Announced years ago but barely glimpsed since then, The Onion Movie—a comedy based on the satirical newspaper—seemed to be heading for urban-legend status until Fox finally and unceremoniously released it straight to DVD in June 2008. In the post-Internet era, it’s rare for a major studio to complete a film with so little known about it. The Onion Movie turns out to be an ideal case for this unusual (and probably, in some part, unintentional) secrecy; confusion extends all the way back to the concept. How do you turn a print-based parody into a feature film?
Actually watching The Onion Movie brings to light other factors that made it an easy project to conceal: it has no stars (unless you count a Steven Seagal cameo) and the adaptation tactic turns out to be sketch comedy, a somewhat nebulous form for a feature film. There is a loose framing device involving an “Onion News” broadcast anchored by Norm Archer (Len Cariou), which intersperses pointless rehashes of some strong print headlines with mock news reports and, more often, barely-related sketches, strung together by the conceit that the various characters can be found watching the news broadcast.
Norm Archer also has his own plot, about a creeping corporate influence on his news show, but the satire is wan, especially for a movie with the Onion logo plastered throughout to no satirical (and little practical) end. The print version actually has more vivid characters in its recurring columnists; some of the film characters, like the Britney Spears parody Melissa Cherry (Sarah McElligott), pop up after their initial sketches, as if the filmmakers are attempting an improvisation-style “Harold” (a type of long-form improve seen on the Upright Citizens Brigade TV series, among others), but they don’t resonate. More often, the comedy resembles an amateur production of Saturday Night Live on shuffle.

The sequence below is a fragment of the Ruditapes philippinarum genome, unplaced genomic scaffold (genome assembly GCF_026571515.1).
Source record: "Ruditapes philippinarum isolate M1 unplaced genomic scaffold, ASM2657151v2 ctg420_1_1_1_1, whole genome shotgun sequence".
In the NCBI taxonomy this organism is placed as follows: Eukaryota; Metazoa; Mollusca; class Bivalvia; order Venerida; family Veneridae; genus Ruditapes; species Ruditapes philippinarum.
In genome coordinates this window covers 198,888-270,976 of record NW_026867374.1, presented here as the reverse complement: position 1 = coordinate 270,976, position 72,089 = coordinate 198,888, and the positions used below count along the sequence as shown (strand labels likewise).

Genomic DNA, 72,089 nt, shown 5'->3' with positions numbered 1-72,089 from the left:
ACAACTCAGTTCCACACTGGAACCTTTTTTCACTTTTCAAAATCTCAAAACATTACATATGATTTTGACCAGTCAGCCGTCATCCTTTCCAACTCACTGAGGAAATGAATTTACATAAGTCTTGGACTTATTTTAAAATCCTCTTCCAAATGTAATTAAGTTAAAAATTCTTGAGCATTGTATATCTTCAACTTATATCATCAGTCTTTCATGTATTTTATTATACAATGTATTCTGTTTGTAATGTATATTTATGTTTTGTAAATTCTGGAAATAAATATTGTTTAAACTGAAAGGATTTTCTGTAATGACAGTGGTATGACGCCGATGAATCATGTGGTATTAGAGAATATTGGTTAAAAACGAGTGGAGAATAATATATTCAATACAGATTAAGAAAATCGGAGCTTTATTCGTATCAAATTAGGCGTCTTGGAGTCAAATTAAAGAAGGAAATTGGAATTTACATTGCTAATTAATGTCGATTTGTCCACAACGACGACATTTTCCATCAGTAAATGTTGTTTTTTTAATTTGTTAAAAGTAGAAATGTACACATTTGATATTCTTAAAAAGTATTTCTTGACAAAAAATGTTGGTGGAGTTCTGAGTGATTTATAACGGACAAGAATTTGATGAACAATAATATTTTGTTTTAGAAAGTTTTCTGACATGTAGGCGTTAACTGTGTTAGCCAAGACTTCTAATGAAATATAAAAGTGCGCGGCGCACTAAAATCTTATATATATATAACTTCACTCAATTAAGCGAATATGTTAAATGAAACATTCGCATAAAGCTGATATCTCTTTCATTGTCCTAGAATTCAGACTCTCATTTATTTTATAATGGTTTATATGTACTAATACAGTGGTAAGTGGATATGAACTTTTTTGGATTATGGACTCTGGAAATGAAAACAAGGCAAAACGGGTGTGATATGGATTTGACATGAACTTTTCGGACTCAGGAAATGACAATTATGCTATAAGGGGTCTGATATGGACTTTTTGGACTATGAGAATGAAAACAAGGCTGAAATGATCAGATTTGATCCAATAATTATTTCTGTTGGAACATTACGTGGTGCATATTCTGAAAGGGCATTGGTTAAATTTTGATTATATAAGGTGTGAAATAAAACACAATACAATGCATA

The sketches here aren’t embarrassingly bad, just—despite a lot of profanity—mild and often obvious. Maybe time on the shelf is to blame for bits that make fun of the sexuality in Britney Spears lyrics, or white teenagers who act “black”, or the corporation that insists on running on-screen promotions during all of its shows, but most of these tropes were well-worn even back in 2003.
SNL can traffic in obvious material, too, but The Onion Movie lacks both the energy of a live performance and the chemistry of an established troupe. Few actors get more than a few minutes of screentime, and no one seems particularly invested in the project, so the cast mostly engages in halfhearted overacting, broadly telegraphing the quasi-satirical intentions that should be stealthy and sly. McElligott, for example, is so clearly “doing” Britney Spears that she misses both the dead-on accuracy of a strong impression and the potential to make the Melissa Cherry character into something more inspired. She’s just doing Britney, but, like, a little more!
Some of the shorter sketches manage to play like video extensions of actual Onion pieces, like “reports” on overcrowded prisons expanding into suburbia or “lesser-known” racial stereotypes. But just as many lose the paper’s deadpan sociological observation. The movie sets the bar so low that the running gag about Seagal starring in a movie called “Cockpuncher” turns into a highlight just for its intense dedication to a cheap, gratuitous joke.
As fictional movies-within-movies go, “Cockpuncher” doesn’t look nearly as amazing as Bowfinger‘s “Fake Purse Ninjas” or Grindhouse‘s “Machete”, but a lengthier excerpt still would’ve made a good DVD extra—as would a commentary from the Onion writers who worked on and reportedly eventually left the project—which, granted, makes a commentary a wishful-thinking issue. Instead, there’s just a batch of outtakes and deleted scenes, the latter of which may be the only deleted-material reel to incorporate axed reaction shots from otherwise identical sketches (imagine those “line-o-rama” features on Will Ferrell and Judd Apatow DVDs, only not funny).
The Onion Movie isn’t much worse than any other number of theatrically released comedies—it probably has more chuckles, in fact, than a number of recent comedy hits. It’s so far from either a crazy boondoggle or a misunderstood gem, though, that it remains nearly as invisible in release as it was on the shelf.
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